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Goats, fish and hope in the Philippines

THROUGH LIVELIHOOD PROJECTS, Christian leaders find the sustainable income they need to minister locally.
KINAWAHAN, Philippines — Why would anyone want to leave Heaven’s View?
That’s the nickname Edgar Demecillo gave his small swath of paradise in this southeast Asian nation. Here, on a quiet mountaintop, overlooking the island of Cebu, he raises goats, weaves baskets from coconut palm fronds and preaches the Gospel to a church of 15 souls.
Life is hard, despite the beauty. There’s no electricity, and it’s a half-mile, treacherous walk downhill to fetch water. The climate is arid, and raising crops is difficult.
“It’s a sacrifice. It’s hard work,” says Demecillo, 33.
But “for me, it is very important.”
Even in the harshest environments, Christians must work to “capture the soul of every man for our Lord,” he says. “I must proclaim to other people so that they can obtain salvation.”
For smart, industrious Filipinos such as Demecillo, the pressure to leave impoverished communities is high, says Salvador Cariaga, an evangelist who preaches Jesus and sustainable agriculture at nearby Arapal Christian Camp.
Potential ministers and community leaders often move to the island’s cities to make a living, earning $5 to $10 per day.
“When they do that, communities like this have no hope of ever breaking the cycle of poverty,” Cariaga says.
Demecillo, who was baptized 13 years ago, became a disciple of sustainable farming in 2009. He learned to raise goats and maximize profits, working with Cariaga and church-supported ministries including Give A Goat and Bread for a Hungry World. The ministries loaned him goats and allowed him to keep their offspring.
It wasn’t easy — especially after a drought killed many of the kids produced by the loaned goats. But he persevered, remembering 1 Corinthians 15:58, “Always give yourselves fully to the work of the Lord, because you know that your labor in the Lord is not in vain.”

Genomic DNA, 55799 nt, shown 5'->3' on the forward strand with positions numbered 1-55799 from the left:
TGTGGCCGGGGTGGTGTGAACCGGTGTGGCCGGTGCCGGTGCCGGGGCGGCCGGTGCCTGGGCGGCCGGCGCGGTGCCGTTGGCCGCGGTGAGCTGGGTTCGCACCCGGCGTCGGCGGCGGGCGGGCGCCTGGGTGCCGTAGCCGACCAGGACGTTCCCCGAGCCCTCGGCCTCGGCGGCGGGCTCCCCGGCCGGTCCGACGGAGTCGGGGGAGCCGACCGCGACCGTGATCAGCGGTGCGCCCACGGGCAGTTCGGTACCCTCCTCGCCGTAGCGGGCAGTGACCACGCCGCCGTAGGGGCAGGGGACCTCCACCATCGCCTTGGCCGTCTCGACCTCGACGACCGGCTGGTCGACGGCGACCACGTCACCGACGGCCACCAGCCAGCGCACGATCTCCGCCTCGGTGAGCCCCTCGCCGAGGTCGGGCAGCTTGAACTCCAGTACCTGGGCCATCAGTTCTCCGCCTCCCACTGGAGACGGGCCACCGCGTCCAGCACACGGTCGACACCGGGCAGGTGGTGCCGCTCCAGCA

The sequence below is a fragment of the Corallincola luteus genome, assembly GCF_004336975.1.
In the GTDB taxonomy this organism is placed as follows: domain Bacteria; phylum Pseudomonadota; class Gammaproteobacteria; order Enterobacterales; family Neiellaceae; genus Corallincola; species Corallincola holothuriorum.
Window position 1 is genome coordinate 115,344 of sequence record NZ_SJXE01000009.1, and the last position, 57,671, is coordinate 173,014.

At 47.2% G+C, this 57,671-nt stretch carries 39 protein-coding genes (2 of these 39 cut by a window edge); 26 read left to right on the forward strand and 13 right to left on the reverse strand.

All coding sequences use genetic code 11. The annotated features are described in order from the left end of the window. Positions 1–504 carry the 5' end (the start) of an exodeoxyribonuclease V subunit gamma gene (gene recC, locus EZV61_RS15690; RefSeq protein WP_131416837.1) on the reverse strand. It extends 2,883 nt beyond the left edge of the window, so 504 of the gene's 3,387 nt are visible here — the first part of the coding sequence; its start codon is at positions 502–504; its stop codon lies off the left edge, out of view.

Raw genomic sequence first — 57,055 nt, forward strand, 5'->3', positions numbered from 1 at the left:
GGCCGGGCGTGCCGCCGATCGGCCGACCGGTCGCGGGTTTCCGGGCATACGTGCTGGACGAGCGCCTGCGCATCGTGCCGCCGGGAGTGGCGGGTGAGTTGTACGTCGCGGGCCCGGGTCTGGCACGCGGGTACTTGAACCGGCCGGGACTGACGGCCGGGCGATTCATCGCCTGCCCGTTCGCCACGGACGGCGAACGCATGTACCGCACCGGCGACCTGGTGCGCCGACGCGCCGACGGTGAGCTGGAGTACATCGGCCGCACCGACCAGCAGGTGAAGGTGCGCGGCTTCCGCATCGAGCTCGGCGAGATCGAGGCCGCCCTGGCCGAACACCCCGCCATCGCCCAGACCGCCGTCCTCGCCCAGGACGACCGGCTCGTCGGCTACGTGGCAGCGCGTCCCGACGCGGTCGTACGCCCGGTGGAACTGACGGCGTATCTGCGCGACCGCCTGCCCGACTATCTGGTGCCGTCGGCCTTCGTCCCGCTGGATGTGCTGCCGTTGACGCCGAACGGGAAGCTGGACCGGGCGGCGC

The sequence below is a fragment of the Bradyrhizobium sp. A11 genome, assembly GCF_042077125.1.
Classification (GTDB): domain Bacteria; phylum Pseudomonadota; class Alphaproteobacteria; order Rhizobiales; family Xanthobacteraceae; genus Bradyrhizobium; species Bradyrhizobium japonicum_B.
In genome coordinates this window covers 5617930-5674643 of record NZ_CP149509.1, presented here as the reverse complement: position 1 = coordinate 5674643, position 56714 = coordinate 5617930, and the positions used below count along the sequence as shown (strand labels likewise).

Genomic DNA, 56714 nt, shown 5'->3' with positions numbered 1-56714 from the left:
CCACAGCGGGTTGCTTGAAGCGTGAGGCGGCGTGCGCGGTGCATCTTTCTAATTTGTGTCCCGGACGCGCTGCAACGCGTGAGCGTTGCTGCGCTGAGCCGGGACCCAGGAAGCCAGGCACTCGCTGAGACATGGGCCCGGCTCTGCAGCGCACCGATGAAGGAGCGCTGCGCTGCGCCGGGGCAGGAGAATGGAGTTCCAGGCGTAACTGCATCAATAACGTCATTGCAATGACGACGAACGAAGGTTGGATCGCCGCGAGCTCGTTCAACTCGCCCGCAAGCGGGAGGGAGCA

“Now I am preaching the word of God here and in neighboring places,” he says, “and developing their livelihood, increasing their ability to raise goats.
“And I’m planting fruits.”
As a result, the members of the small Church of Christ that meets in Heaven’s View used their own money, plus a little support from two nearby congregations, to build a meeting place.
More importantly, Cariaga says, when Demecillo decided to stay, “this community regained its leader, and this church here regained its hope.”
Another Filipino Christian, Marilyn Jumao-as, succumbed to the temptation to move to the big city —  Fort Worth, Texas, to be precise.
In need of funds to pay a debt, she could find no other way to raise the money locally. So she left her home and family in Compostela, a community in Cebu City, and earned income taking care of an elderly Christian couple in Texas.
Though she loved the couple — and the Church of Christ in Texas that treated her like family — she missed her family back home. When she returned, she looked for a way that Filipino women could earn money without crossing an ocean.
Now she teaches women to fish — or, more accurately, to make fish bracelets.
Using old magazine pages, she and about 20 women gather at the Compostela Church of Christ on Saturdays to produce colorful handbags, change purses and bracelets that resemble the Christian ichthus — or fish — symbol.
Give A Goat sells the products, along with soap produced from goat’s milk, and provides the women with supplemental income.
“We don’t just give them a fish,” Jumao-as says. “We teach them to trust in God.”
Loretta Canen loved the women she met at the church but lacked the manual dexterity to make bracelets or goat soap. She became the designated childcare coordinator, leading Bible songs and devotionals for the children as their mothers make products to sell. The women pay her for her time. One year ago, she was baptized.
“I love my time with the kids,” Canen says, meaning the human ones, not the goats. “I think it’s my ministry.”
Other women have found their calling through the program, Jumao-as says.
“I’m so grateful to God for giving me these ladies,” she says, brushing back tears. “Money cannot buy the happiness they have now with God.”

Filed under: International

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